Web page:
Leon Bridges: Good Thing

Music Reviews Leon Bridges
Leon Bridges: Good Thing

In 2015, Leon Bridges blew in on a breeze of nostalgia—his sweet, sun-soaked soul music winning him fast fame and plenty of comparisons to Sam Cooke and Otis Redding. So after two Grammy nominations and a Gold record, Bridges faced a common fork in the road for where to go next. Do you stick with the ultra-stylized formula? Or explore what else you can do?

For his sophomore effort, Good Thing, Bridges has opted for the latter, saying in a recent interview, “I want people to know I’m more than just Sixties R&B. This is everything from Nineties and Eighties R&B to country twang moments.” Though I’m unsure where the “country twang” presents itself, Good Thing does provide a significant shift in the decade where Bridges is grounding his music—a bold move that his legions of fans will either embrace, or lament.

Things start out on a ‘70s note with “Bet Ain’t Worth The Hand,” as Bridges’ appealing falsetto mixes with Isaac Hayes-style dramatic strings and glockenspiel. Coupled with “Bad Bad News,” a housey, danceable cut about blocking out the haters (“I hit ‘em with style and grace/And watch their ankles break”), it’s a promising opening salvo, and promising evidence that some fans may forgive him for the new direction.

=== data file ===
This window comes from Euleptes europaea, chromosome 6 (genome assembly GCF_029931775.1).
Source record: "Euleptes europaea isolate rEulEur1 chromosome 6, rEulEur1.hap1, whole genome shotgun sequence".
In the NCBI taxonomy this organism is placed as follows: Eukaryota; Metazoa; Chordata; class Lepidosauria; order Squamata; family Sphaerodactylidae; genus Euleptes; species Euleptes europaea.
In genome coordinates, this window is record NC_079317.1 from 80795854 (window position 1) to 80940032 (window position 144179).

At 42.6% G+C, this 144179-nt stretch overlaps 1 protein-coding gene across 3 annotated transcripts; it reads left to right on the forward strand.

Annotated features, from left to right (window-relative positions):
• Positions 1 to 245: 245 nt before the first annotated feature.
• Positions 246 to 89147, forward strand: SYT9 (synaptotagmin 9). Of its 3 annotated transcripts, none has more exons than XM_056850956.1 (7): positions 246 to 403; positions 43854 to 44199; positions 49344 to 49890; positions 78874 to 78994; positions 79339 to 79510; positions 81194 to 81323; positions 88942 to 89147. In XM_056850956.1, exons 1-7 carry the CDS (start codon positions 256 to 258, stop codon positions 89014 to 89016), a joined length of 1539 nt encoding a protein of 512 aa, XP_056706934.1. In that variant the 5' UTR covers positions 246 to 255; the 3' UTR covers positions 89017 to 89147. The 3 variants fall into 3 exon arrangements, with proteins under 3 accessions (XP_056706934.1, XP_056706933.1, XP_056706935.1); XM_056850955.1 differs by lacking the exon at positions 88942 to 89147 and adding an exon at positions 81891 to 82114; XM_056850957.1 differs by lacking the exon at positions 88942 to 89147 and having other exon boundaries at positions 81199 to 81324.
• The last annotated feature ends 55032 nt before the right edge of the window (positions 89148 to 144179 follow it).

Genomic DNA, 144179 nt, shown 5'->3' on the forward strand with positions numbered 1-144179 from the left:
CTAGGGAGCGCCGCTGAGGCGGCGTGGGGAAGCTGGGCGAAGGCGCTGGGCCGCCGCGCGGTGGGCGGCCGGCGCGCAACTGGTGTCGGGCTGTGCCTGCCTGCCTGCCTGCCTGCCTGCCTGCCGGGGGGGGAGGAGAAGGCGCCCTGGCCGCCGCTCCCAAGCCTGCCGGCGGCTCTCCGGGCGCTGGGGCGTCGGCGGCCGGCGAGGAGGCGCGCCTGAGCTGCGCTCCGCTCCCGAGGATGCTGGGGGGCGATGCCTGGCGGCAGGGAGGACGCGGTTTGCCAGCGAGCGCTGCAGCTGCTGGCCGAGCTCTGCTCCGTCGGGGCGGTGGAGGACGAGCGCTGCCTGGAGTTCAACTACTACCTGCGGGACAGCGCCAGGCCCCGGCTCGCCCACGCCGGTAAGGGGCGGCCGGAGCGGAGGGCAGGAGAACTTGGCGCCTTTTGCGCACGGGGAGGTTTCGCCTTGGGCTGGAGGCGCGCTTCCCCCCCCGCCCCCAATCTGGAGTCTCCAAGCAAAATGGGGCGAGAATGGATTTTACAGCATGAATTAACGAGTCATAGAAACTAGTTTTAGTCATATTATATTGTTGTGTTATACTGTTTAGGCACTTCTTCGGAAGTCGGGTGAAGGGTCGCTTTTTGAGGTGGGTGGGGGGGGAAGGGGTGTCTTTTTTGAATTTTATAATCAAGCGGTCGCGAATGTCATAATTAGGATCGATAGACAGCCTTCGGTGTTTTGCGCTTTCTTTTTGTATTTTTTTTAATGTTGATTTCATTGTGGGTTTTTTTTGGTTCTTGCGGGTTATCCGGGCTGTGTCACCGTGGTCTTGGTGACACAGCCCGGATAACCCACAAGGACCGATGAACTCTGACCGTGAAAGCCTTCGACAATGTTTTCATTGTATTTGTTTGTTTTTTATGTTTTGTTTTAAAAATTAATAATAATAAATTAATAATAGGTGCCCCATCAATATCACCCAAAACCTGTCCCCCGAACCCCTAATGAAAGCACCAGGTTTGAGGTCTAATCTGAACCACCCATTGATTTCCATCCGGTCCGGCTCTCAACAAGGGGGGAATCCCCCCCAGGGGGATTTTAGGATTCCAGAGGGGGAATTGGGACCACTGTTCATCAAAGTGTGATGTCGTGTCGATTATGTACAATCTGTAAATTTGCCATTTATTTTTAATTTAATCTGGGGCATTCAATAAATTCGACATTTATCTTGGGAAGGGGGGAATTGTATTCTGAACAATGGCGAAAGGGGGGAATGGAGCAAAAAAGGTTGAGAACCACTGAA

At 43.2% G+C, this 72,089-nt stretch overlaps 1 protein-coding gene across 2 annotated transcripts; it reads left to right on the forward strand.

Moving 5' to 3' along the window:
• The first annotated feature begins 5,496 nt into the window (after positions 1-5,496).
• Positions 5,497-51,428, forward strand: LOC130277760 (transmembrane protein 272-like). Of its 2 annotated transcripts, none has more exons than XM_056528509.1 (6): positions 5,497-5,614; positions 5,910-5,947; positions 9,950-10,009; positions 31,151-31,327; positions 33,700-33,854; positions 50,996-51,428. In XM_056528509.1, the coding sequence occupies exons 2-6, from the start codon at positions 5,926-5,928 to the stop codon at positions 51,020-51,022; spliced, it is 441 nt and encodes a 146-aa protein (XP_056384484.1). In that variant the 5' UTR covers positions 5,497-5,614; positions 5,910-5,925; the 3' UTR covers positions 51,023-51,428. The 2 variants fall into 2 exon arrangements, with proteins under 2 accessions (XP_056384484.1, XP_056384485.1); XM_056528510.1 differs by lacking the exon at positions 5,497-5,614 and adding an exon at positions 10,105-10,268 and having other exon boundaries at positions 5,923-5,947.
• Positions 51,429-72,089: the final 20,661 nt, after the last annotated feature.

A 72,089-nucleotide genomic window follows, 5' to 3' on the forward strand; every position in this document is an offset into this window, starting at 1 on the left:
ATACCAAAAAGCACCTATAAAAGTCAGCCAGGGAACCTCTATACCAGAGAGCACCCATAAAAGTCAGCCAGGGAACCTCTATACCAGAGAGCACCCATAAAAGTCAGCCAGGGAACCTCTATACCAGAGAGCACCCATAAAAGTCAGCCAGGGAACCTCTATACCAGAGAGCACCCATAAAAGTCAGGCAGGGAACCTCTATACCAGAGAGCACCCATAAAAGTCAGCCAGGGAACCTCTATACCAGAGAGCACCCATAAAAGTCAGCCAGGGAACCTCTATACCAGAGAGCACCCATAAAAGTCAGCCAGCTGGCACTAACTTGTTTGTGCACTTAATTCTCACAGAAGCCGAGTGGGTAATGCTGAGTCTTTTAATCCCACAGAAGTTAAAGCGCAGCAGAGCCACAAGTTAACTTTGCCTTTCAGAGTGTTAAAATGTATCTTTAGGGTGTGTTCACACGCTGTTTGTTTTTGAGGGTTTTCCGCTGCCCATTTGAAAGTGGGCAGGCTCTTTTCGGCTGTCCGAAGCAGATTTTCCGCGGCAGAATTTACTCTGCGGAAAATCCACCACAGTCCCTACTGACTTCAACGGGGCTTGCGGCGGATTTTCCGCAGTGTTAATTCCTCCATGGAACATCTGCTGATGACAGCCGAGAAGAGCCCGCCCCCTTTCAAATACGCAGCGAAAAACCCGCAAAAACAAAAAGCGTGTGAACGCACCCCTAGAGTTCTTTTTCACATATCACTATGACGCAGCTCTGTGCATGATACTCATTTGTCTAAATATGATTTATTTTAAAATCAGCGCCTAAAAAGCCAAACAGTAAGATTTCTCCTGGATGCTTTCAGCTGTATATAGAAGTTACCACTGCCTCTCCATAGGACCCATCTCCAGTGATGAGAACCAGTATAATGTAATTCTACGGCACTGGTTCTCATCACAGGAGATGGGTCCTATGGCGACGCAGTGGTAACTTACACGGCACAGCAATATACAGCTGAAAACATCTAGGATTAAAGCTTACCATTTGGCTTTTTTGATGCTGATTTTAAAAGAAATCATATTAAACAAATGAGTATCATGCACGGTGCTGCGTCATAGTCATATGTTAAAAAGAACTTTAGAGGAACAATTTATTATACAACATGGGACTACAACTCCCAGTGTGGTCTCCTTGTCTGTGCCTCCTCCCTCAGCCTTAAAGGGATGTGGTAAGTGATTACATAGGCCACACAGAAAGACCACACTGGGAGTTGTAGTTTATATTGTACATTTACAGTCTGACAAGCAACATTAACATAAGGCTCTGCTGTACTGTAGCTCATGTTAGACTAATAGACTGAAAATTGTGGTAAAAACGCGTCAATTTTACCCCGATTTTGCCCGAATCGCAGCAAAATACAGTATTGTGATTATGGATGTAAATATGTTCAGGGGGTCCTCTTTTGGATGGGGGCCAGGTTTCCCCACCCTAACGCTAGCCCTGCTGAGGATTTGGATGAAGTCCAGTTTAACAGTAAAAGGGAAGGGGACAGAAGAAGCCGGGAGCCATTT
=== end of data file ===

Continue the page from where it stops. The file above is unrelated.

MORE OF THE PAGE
The mood swings to the ‘90s with “Shy,” a romantic, mid-tempo groove that sparkles with some of Bridges’ old sweetness. “If It Feels Good, Then It Must Be” comes off at Bridges’ attempt at a club hit, but the distracting triangle ding and lack of energy makes “You Don’t Know” the track most likely to get you to shake your ass. With ‘80s dance-funk vibes and a bass-line that won’t quit, Bridges—a trained choreographer—will hopefully perform this one with some fresssshh moves.

Exploratory steps into jazz are also made, albeit with mixed results. “Lions” mixes a skittery rhythm with space-filled guitar comps and echoey hand-claps. It creates a strange, interior feel—and presents Bridges’ lyrics as borderline spoken word. “Georgia to Texas” mixes the smoke-filled tones of stand-up bass and moody sax as Bridges talks about his upbringing. And while it builds dramatically halfway through, it doesn’t wind up going very far.

One of the best cuts, “Mrs,” is the sexy-time song of the album. A sensual track about the two F’s at the center of Bridges’ relationship (fighting and fucking), and how the two seem to only work hand in hand. “I remember how it felt the first few times/Skin to skin/Before you knew how to get under mine” he croons over warm, soulful guitar and a stay-in-bed beat. It’s got “sexual healing” written all over it, and is one of the best cases for this whole new side of Bridges.

A second album seems a bit early to abandon the style that made you popular, especially a style that’s been reflected in everything from Bridges’ vintage style of dress to the Gene Kelly-esque cover of his first album. And while Bridges is certainly far from falling on his face, there’s nothing that really raises him above the droves of artists currently mining the sounds of ‘80s and ‘90s R&B either.

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